God of the Africans

God of the Africans: ministering to adherents of African traditional religion

Five basic beliefs make up the African traditional religion. What are they? How does one successfully minister to its adherents?

Philemon O. Amanze, PhD, is a senior lecturer in the religious studies department, and director of the Ellen G. White/Seventh-day Adventist Research Center at Babcock University, Ikeja, Lagos State, Nigeria.

Social scientists have come to the conclusion that peoples’ beliefs have a powerful influence on their thought patterns and behaviors. African scholars, like John S. Mbiti and E. Bolaji Idowu, have argued that Africans are very religious; hence, the religion of Africans influences every aspect of their daily lives. What is the religion of Africans and what do they believe? These are things that we need to know as we seek to reach Africans with the gospel of Christ.

Background to African traditional religion

African religion involves the whole of the African’s life: the environment, values, culture, self-awareness—a complete worldview. Religion considers the dynamic interaction of various activities that take place in every African community, and it permeates all phases of life. According to John S. Mbiti,

Traditional religions are not primarily for the individual, but for his community of which he is a part. Chapters of African religions are written everywhere in the life of the community and in traditional society there are no irreligious people. To be human is to belong to the whole community, and to do so [belong] involves participating in the beliefs, ceremonies, rituals, and festivals of that community.1

Still on the centrality of religion in the life of the Africans, E. Bolaji Idowu has this to say, There is a common Africanness about the total culture and religious beliefs and practices in Africa. This common factor may be due to either the fact of diffusion or to the fact that most Africans share common origins with regard to race, and customs and religious practices.2

Preview of African traditional religion

Before we launch into the important task of sharing the gospel to members of the African traditional religion, we would do well to identify this religion and know its basic tenets. African traditional religion has no sacred literature and no human founder, therefore, this religion has not been named after anyone, such as is the case in Buddhism, Christianity, and Zoroastrianism. A revealed religion, it came into existence through the peoples’ experiences with God from time immemorial. Passed from father to son, this religion has no zeal for membership increase, yet it is displayed everywhere for all to see. How do we identify African religion?

It should be stated that when it is said that African traditional religion has no sacred literature, it means it has no document similar to the Holy Bible of the Christians or the Koran of the Muslims.

Identification and sources of African religion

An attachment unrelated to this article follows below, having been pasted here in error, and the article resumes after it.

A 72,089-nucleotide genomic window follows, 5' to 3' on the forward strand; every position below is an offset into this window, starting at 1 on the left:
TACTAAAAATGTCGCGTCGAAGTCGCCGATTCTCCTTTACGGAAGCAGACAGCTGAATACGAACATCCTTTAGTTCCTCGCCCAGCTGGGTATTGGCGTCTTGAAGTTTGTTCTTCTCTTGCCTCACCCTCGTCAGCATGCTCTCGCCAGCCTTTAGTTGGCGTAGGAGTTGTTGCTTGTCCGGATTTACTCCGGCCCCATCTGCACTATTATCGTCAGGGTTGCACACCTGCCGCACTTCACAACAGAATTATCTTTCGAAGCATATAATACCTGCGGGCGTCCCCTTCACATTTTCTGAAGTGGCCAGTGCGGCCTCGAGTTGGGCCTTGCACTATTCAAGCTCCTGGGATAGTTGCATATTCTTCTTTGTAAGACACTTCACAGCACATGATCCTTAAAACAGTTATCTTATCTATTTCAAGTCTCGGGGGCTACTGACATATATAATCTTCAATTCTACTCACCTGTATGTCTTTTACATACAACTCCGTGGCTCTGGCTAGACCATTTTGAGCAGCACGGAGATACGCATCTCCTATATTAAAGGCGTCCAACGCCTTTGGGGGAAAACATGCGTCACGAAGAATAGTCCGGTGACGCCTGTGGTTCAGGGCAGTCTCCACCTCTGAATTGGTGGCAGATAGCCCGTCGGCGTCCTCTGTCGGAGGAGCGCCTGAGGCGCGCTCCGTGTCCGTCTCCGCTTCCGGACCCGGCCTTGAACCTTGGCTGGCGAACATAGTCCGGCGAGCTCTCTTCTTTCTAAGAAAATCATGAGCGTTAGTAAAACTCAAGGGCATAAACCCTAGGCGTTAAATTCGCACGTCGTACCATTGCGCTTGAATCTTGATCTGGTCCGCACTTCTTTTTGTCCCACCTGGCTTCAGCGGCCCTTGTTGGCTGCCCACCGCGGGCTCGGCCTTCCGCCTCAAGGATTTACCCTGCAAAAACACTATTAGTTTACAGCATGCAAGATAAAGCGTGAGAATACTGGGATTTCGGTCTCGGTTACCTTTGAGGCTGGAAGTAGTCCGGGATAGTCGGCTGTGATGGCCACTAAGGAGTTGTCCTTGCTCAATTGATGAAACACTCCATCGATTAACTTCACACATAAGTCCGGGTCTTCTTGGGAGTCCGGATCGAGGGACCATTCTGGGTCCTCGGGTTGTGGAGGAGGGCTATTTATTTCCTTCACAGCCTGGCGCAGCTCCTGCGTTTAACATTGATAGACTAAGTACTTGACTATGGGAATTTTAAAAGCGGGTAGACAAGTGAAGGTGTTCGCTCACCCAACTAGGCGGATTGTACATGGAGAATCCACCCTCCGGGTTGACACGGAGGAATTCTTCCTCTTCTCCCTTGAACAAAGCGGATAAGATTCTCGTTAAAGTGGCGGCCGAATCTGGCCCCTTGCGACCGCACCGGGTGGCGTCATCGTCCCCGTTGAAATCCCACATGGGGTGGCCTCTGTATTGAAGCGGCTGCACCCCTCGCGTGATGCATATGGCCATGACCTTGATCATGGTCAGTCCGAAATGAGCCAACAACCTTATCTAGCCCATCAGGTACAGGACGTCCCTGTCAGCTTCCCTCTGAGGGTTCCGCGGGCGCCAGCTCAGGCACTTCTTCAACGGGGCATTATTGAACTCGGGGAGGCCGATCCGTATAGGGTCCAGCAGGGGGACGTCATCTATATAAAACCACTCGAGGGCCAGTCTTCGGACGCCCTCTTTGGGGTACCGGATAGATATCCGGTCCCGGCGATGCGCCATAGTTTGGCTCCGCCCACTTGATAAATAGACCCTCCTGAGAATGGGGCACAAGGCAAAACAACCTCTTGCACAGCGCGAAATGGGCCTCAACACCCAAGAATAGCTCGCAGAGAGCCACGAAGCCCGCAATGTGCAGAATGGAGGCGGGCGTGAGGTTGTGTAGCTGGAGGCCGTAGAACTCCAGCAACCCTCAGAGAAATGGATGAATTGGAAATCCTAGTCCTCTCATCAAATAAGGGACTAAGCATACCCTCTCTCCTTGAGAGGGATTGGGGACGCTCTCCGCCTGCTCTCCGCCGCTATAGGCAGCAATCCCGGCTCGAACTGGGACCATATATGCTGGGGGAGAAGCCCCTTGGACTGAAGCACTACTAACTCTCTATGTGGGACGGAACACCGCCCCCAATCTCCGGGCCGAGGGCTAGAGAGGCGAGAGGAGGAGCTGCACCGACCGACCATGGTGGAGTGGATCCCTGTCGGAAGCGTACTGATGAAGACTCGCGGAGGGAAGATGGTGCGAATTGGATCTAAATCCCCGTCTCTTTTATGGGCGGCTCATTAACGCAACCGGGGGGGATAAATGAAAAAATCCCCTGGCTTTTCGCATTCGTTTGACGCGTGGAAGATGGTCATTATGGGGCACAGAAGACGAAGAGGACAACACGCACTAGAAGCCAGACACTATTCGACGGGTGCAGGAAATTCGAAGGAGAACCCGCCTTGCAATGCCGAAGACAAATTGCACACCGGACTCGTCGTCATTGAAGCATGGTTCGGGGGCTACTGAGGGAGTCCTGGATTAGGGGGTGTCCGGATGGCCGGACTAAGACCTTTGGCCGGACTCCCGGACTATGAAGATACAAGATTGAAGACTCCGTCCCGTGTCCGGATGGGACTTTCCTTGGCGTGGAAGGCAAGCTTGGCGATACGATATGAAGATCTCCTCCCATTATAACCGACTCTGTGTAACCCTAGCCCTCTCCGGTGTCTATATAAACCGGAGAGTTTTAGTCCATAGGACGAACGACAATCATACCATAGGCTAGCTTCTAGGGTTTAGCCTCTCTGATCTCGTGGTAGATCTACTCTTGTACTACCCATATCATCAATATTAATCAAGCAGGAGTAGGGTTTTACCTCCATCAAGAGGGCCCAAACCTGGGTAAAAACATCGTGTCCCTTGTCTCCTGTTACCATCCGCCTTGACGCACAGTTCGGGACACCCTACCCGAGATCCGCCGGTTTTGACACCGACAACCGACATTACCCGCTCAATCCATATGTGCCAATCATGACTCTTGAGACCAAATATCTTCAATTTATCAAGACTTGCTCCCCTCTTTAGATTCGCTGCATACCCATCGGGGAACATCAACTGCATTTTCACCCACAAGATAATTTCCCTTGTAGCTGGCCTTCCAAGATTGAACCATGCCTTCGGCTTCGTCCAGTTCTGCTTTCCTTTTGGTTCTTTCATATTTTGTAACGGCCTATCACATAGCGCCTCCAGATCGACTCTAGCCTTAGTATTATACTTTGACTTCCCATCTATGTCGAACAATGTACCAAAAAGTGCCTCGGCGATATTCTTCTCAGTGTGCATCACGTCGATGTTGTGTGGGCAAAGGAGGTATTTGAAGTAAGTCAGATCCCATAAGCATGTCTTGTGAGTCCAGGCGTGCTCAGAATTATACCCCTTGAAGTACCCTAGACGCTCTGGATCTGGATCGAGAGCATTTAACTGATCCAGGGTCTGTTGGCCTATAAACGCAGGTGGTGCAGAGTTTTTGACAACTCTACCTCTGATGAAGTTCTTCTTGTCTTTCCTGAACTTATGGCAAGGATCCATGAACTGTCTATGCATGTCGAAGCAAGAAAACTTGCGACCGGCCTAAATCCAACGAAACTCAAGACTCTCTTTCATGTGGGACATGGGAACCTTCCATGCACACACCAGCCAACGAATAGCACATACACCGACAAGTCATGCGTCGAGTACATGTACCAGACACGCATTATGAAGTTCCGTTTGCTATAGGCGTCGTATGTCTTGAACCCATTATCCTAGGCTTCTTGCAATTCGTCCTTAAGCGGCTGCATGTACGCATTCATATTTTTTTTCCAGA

The two major ways of identifying this religion come through primary and secondary sources. The primary sources could be oral or concrete. The oral sources include myths, traditional events told as stories, as well as proverbs and wise sayings that contain the philosophy and worldviews of the people. Liturgy, worship recitals, and songs are also integral parts of this source. The concrete sources, on the other hand, include the ecological landmarks and artistic objects. The ecological landmarks refer to sacred trees, rivers, mountains, forests, and rocks. Every ecological landmark is not regarded as being sacred by Africans. But those believed to display supernatural qualities— such as protection in times of danger, or those that act as sources of supplying the needs of the people in times of scarcity—are deemed sacred. It is important to note that this worship is not directed to these landmarks but to the Supreme Being who put these objects in their strategic locations for the benefit of man.

The secondary sources are the various published works of anthropologists, social workers, scholars of religion, as well as religious leaders. Specifically, these secondary sources include books written by scholars on African religion and some have been referenced in this article. Also available are academic journals published by educational institutions, research agencies, and individuals. In addition to these are photographs and various electronic documentaries on the subject under discussion.

Fundamental beliefs of African traditional religion

P. A. Talbot wrote that African traditional religion is made up of four important elements: polytheism, anthropomorphism, ancestor worship, and animism.3 E. Geoffrey Parrinder posited that this religion should be given a fourfold classification based on belief in a Supreme God, divinities, ancestors, and charms with its accessories.4It was Ralph Tanner who maintained that African traditional religion should be seen as a threefold religion based on the Supreme Being, the ancestors, and the diviner-magician. But according to E. Bolaji Idowu,